Use this URL to cite or link to this record in EThOS: https://ethos.bl.uk/OrderDetails.do?uin=uk.bl.ethos.744979
Title: The prion-like properties of assembled human alpha-synuclein
Author: Morgan, Sophie
Awarding Body: University of Cambridge
Current Institution: University of Cambridge
Date of Award: 2018
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Abstract:
The pathological hallmark of many age-related neurodegenerative diseases is the presence of proteinaceous inclusions in nerve cells and glial cells. Alpha-synuclein is the main component of the inclusions of Parkinson’s disease, dementia with Lewy bodies and multiple system atrophy, as well as of rarer diseases, collectively called synucleinopathies. For a long time, it was widely believed that neurodegenerative diseases were cell-autonomous; however, a more recent hypothesis has suggested that some misfolded proteins resemble prions. Thus, aggregated alpha-synuclein shares features of PrPSc, the scrapie form of the prion protein. The aim of this thesis was to further characterize the prion-like properties of aggregated alpha-synuclein by studying the pathways of seeded aggregation, and to identify the species of alpha-synuclein responsible. I present evidence, using a HEK 293T cell model, that filamentous protein was the most seed-potent form of alpha-synuclein. Recombinant aggregated protein, aggregated alpha-synuclein from mice transgenic for A53T alpha-synuclein, as well as alpha-synuclein aggregates from Parkinson’s disease and multiple system atrophy brains, seeded aggregation. The mechanisms of alpha-synuclein internalization and intracellular trafficking, and how these processes affect seeded aggregation, are not fully understood. I showed that internalization of alpha-synuclein aggregates occurs through clathrin- and dynamin-independent, Cdc42-, actin- and PI3K-dependent endocytosis. Alpha-synuclein aggregates are trafficked to the endolysosomal pathway; a small fraction of lysosomes ruptures, which induces aggregation of expressed cytoplasmic alpha-synuclein, and disruption of autophagy, which in turn enhances seeded aggregation. These findings expand knowledge of the prion-like properties of assembled alpha-synuclein and identify novel mechanisms with therapeutic potential.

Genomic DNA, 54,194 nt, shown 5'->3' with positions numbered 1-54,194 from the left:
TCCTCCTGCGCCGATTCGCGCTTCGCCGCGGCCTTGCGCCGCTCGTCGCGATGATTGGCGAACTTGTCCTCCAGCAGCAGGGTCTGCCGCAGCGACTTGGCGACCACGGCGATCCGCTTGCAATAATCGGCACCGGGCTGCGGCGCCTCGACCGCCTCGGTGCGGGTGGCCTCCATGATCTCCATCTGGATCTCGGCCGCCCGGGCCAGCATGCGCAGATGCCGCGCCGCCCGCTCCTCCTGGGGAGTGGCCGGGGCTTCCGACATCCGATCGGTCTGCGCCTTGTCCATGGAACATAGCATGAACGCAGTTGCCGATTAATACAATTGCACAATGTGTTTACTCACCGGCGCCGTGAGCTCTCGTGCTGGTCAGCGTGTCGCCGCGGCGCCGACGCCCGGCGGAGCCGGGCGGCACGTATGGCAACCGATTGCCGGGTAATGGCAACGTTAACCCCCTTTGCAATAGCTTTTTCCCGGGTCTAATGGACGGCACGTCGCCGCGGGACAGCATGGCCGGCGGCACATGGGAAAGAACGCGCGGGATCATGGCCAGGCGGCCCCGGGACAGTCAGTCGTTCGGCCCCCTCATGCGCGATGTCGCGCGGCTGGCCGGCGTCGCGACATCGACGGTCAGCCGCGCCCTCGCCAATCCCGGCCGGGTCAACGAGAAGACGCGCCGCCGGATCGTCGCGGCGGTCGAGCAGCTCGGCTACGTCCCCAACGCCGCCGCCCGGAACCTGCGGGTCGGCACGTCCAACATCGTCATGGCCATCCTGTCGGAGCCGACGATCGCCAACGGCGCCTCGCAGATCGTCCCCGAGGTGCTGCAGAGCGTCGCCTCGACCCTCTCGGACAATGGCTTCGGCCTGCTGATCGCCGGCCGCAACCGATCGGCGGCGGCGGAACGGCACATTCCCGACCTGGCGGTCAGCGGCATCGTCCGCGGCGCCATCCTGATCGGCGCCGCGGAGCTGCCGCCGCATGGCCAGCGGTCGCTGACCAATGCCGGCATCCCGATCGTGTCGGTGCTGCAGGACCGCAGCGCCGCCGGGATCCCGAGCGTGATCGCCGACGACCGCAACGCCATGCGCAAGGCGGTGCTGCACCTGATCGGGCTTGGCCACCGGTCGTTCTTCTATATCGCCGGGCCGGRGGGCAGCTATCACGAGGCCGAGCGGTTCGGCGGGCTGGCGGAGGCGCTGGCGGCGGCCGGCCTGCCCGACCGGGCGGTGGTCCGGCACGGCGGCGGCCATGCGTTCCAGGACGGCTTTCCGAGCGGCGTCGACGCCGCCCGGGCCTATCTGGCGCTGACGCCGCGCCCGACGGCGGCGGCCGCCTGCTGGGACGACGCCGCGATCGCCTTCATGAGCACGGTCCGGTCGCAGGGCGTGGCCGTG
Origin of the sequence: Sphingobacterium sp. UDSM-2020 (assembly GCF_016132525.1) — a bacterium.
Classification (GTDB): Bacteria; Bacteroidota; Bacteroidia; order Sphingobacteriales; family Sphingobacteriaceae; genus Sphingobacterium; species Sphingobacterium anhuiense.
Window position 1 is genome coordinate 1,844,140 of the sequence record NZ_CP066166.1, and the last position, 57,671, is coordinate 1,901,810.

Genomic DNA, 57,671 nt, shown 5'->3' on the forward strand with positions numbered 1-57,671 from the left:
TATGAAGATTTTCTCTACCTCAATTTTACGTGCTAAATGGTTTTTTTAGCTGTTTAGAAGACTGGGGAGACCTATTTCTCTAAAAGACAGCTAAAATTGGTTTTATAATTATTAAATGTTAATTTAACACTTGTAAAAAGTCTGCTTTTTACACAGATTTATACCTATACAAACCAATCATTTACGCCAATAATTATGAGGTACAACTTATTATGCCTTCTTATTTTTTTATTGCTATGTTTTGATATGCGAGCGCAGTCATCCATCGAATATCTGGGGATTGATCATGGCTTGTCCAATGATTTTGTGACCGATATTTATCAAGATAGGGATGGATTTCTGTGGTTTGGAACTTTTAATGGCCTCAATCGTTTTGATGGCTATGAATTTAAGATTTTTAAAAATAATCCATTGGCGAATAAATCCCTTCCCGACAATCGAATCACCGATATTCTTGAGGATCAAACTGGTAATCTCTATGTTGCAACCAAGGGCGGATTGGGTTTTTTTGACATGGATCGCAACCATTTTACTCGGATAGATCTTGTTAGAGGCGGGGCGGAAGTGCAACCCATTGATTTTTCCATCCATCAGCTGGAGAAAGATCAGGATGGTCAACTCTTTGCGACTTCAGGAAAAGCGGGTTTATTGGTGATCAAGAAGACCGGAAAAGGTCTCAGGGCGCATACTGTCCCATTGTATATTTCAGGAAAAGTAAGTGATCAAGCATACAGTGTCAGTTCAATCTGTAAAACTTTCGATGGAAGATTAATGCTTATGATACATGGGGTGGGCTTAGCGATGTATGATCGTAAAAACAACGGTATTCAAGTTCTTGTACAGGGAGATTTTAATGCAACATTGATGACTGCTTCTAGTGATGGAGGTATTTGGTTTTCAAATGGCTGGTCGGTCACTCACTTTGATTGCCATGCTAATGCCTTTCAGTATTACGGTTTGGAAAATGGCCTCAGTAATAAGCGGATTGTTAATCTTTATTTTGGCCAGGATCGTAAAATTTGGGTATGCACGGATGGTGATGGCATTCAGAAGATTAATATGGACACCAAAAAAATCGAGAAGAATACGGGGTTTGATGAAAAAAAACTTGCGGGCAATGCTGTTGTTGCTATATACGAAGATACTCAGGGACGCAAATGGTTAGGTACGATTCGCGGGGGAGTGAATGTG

Supervisor: Goedert, Michel Sponsor: Not available
Qualification Name: Thesis (Ph.D.) Qualification Level: Doctoral
EThOS ID: uk.bl.ethos.744979  DOI:
Keywords: alpha-synuclein ; Prion-like ; Neurodegenerative disease ; seeded aggregation
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